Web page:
Sunday, 22 February 2015

Saturday, February 21, 2015 Fatou Bensouda grip on William Ruto may be too tight for Jubilee

Deputy President William Ruto and his defence team at The Hague. 
Deputy President William Ruto and his defence team at The Hague. So far, 29 witnesses have testified against Mr Ruto and former radio journalist Joshua Sang, and only one remains to conclude the prosecution’s case. FILE PHOTO |  ICC

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In Summary

  • Bid to have the trial stopped gained urgency after prosecutor withdrew charges against President Kenyatta.
Efforts by Jubilee politicians to extricate Deputy President William Ruto from the International Criminal Court (ICC) could come a cropper because of the strides made by Prosecutor Fatou Bensouda in the case, legal experts say.
The experts told the Sunday Nation that Mr Ruto’s fate rests squarely with the ICC judges, and neither the uproar by Kenyan politicians nor the African Union can help.
“Legally, a case in court can only be resolved using judicial ways. I am not sure non-judicial ways are going to be effective,” said George Kegoro, executive director of the Kenyan Section of the International Commission of Jurists.
Mr Ruto is charged together with former radio journalist Joshua Sang with crimes against humanity for their alleged key roles in perpetrating the 2007/08 post-election violence.
The trial is scheduled to resume tomorrow in The Hague before ICC judges Chile Eboe Osuji, Olga Herrera and Robert Fremr, with the last prosecution witness 727 testifying via video link.
The judges on February 17 directed the government of the country where the witness was relocated “to facilitate, by way of compulsory measures as necessary, the appearance of witness 727 for testimony by video-link before the Chamber”.
The government’s push to have the case against Mr Ruto dropped has gained urgency after Ms Bensouda withdrew charges against President Uhuru Kenyatta.
While welcoming the withdrawal of charges against President Kenyatta on December 5, 2014, Foreign Secretary Amina Mohammed had said the government would pursue ways to have the ICC drop the charges against Mr Ruto and Mr Sang “with the same energy and passion”.
“At The Hague, the prosecutor has dismissed the charges (against President Kenyatta). We are not done yet; we will pursue the dropping of charges of the other cases,” she said.
Kenya then went to the ICC’s Assembly of State Parties (ASP) in New York seeking to have its proposed amendments discussed.
A key plank of the amendments to the Rome Statute was to grant immunity to sitting heads of state and senior officials in government.
The effort failed, with criticism that the executive appeared less committed in its lobbying at the ASP after President Kenyatta’s case was withdrawn.
Then came the lobbying at the 24th African Union Summit in Addis Ababa where Kenya was seeking to have at least 14 other countries sign the Malabo Protocol on the establishment of an African Court of Justice and Human Rights.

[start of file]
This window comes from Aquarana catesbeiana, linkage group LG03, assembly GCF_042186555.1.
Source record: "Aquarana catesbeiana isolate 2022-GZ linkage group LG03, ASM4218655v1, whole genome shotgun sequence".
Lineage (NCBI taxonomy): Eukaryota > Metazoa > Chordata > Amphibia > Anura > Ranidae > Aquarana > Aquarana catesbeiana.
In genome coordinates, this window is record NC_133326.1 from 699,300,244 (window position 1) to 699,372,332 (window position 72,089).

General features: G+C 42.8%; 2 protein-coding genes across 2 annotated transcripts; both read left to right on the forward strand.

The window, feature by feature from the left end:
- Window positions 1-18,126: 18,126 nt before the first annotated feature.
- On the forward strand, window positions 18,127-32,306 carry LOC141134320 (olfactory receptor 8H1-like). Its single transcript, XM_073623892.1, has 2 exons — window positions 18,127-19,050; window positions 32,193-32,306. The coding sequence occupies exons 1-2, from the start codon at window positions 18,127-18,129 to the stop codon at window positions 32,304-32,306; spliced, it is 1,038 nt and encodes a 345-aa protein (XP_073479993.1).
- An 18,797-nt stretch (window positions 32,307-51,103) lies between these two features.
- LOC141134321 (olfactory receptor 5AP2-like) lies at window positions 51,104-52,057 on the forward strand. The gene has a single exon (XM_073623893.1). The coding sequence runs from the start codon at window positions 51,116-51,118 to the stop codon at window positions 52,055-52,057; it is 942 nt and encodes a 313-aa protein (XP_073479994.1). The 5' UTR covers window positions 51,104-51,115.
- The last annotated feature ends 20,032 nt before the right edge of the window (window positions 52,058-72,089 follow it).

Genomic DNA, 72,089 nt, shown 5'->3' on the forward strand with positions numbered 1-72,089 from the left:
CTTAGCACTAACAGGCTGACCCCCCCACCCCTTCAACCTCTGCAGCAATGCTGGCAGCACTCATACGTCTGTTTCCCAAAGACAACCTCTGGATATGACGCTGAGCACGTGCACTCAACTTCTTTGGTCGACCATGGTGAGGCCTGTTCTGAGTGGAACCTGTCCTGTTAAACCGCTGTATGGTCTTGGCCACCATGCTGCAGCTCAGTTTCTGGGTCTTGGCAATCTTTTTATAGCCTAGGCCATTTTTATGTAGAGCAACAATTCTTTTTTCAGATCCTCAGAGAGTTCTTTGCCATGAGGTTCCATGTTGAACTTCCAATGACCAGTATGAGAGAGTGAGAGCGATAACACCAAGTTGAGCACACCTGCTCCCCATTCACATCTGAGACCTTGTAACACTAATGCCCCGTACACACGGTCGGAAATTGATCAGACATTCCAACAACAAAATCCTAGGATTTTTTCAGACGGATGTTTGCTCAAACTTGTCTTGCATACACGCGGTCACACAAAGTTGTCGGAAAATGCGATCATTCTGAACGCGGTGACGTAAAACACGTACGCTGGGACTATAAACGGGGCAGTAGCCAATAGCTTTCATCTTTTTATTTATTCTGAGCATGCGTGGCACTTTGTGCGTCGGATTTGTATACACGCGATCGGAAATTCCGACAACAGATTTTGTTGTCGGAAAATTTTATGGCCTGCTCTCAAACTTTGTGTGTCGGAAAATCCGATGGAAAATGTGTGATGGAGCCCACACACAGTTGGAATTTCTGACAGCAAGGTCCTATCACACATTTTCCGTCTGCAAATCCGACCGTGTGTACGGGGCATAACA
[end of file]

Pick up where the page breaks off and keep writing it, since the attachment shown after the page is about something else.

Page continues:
That did not yield tangible results either, and the Kenyan delegation came back more or less empty handed. The matter could take centre stage again at the June AU summit in South Africa.
The proposed amendments to the Rome Statute and the AU lobbying have largely been seen as efforts by the TNA wing of the Jubilee administration to pacify Mr Ruto and his Rift Valley political constituency.
However, “unfixing” the Deputy President is a tall order, given the progress the ICC prosecutor has made so far in the case. Ms Bensouda is left with just a single witness to conclude her case.
So far, 29 witnesses have testified against Mr Ruto and Mr Sang. Once witness 727 testifies, the prosecution will give way to the defence to either file a no-case-to-answer motion, or if that is denied, to begin calling their witnesses.
“They can’t get anywhere. The court process has kicked in, and one would recall that the appellate chamber of the ICC had determined that the only way the case could be dropped was if a similar case was taking place in the national courts. That isn’t the case,” said Mr Mokaya Orina, a public international law expert.
Mr Orina further said the diplomatic and political agitation by Kenya and the AU outside the ICC will have no impact on the case.
“Amending the Rome Statute is a long shot. I don’t understand why anyone would think of it. The African court also can’t help, even if it was established today, because it is not complementary to the ICC,” he explained.  
According to Article 127 of the Rome Statute, not even the motion of Bumula MP Boniface Otsiula for withdrawal of Kenya from the ICC can help Mr Ruto in his case.
Jumping the ICC summons, based on such a motion, could land him in trouble as the judges could lift his conditional excusal from being present during the trial and even issue arrest warrants.
Article 127 of the Statute states: “A State shall not be discharged, by reason of its withdrawal, from the obligations arising from this Statute while it was a Party to the Statute, including any financial obligations accrued.”
In any case, a withdrawal from the Rome Statute is not instantaneous; it can only take effect one year after the date of receipt of the notification.
Mr Otsiula told the Sunday Nation that the motion he has drafted was not meant to save any particular individual “but for posterity”.
Nandi Senator Stephen Sang recently demanded that the Waki report on the post-election violence, sections of which have been admitted as evidence against Mr Ruto, be brought to Parliament to be “scrutinised”.
“The report has many grey areas and the Waki team had very limited time to compile it. It is, therefore, grossly misleading,” Mr Sang said.
He said the defence lawyers, as a way of countering the prosecution’s allegations, could benefit from the inconsistencies that could have been raised in Parliament.

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